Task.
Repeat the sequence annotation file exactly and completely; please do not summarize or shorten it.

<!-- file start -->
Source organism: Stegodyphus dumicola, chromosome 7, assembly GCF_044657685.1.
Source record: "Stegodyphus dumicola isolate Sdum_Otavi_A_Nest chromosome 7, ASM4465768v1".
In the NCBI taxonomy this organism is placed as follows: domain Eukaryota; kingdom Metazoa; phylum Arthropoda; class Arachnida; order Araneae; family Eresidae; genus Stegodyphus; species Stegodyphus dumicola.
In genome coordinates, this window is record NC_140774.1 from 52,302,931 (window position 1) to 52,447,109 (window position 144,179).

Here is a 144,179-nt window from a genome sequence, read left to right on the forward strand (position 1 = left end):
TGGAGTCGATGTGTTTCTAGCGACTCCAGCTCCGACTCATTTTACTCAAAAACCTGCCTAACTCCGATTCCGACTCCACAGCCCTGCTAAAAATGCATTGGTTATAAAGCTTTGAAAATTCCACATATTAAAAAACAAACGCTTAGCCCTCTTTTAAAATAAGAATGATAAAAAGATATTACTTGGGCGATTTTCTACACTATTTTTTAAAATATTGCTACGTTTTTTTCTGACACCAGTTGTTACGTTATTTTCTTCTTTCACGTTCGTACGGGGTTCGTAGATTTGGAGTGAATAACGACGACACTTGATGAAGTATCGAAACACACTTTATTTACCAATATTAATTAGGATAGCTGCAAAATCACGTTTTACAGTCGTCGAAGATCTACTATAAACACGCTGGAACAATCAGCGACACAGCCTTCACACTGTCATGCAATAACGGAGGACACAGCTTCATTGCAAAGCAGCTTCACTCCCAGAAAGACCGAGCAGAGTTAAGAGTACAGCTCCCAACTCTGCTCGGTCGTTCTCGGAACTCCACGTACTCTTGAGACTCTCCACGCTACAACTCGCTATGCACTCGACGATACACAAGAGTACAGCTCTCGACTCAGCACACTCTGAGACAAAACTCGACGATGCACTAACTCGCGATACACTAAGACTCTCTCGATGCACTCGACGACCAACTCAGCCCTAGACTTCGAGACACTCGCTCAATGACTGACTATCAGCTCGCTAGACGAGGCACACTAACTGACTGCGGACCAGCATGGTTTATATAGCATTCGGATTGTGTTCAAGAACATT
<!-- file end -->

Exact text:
Source organism: Stegodyphus dumicola, chromosome 7, assembly GCF_044657685.1.
Source record: "Stegodyphus dumicola isolate Sdum_Otavi_A_Nest chromosome 7, ASM4465768v1".
In the NCBI taxonomy this organism is placed as follows: domain Eukaryota; kingdom Metazoa; phylum Arthropoda; class Arachnida; order Araneae; family Eresidae; genus Stegodyphus; species Stegodyphus dumicola.
In genome coordinates, this window is record NC_140774.1 from 52,302,931 (window position 1) to 52,447,109 (window position 144,179).

Here is a 144,179-nt window from a genome sequence, read left to right on the forward strand (position 1 = left end):
TGGAGTCGATGTGTTTCTAGCGACTCCAGCTCCGACTCATTTTACTCAAAAACCTGCCTAACTCCGATTCCGACTCCACAGCCCTGCTAAAAATGCATTGGTTATAAAGCTTTGAAAATTCCACATATTAAAAAACAAACGCTTAGCCCTCTTTTAAAATAAGAATGATAAAAAGATATTACTTGGGCGATTTTCTACACTATTTTTTAAAATATTGCTACGTTTTTTTCTGACACCAGTTGTTACGTTATTTTCTTCTTTCACGTTCGTACGGGGTTCGTAGATTTGGAGTGAATAACGACGACACTTGATGAAGTATCGAAACACACTTTATTTACCAATATTAATTAGGATAGCTGCAAAATCACGTTTTACAGTCGTCGAAGATCTACTATAAACACGCTGGAACAATCAGCGACACAGCCTTCACACTGTCATGCAATAACGGAGGACACAGCTTCATTGCAAAGCAGCTTCACTCCCAGAAAGACCGAGCAGAGTTAAGAGTACAGCTCCCAACTCTGCTCGGTCGTTCTCGGAACTCCACGTACTCTTGAGACTCTCCACGCTACAACTCGCTATGCACTCGACGATACACAAGAGTACAGCTCTCGACTCAGCACACTCTGAGACAAAACTCGACGATGCACTAACTCGCGATACACTAAGACTCTCTCGATGCACTCGACGACCAACTCAGCCCTAGACTTCGAGACACTCGCTCAATGACTGACTATCAGCTCGCTAGACGAGGCACACTAACTGACTGCGGACCAGCATGGTTTATATAGCATTCGGATTGTGTTCAAGAACATT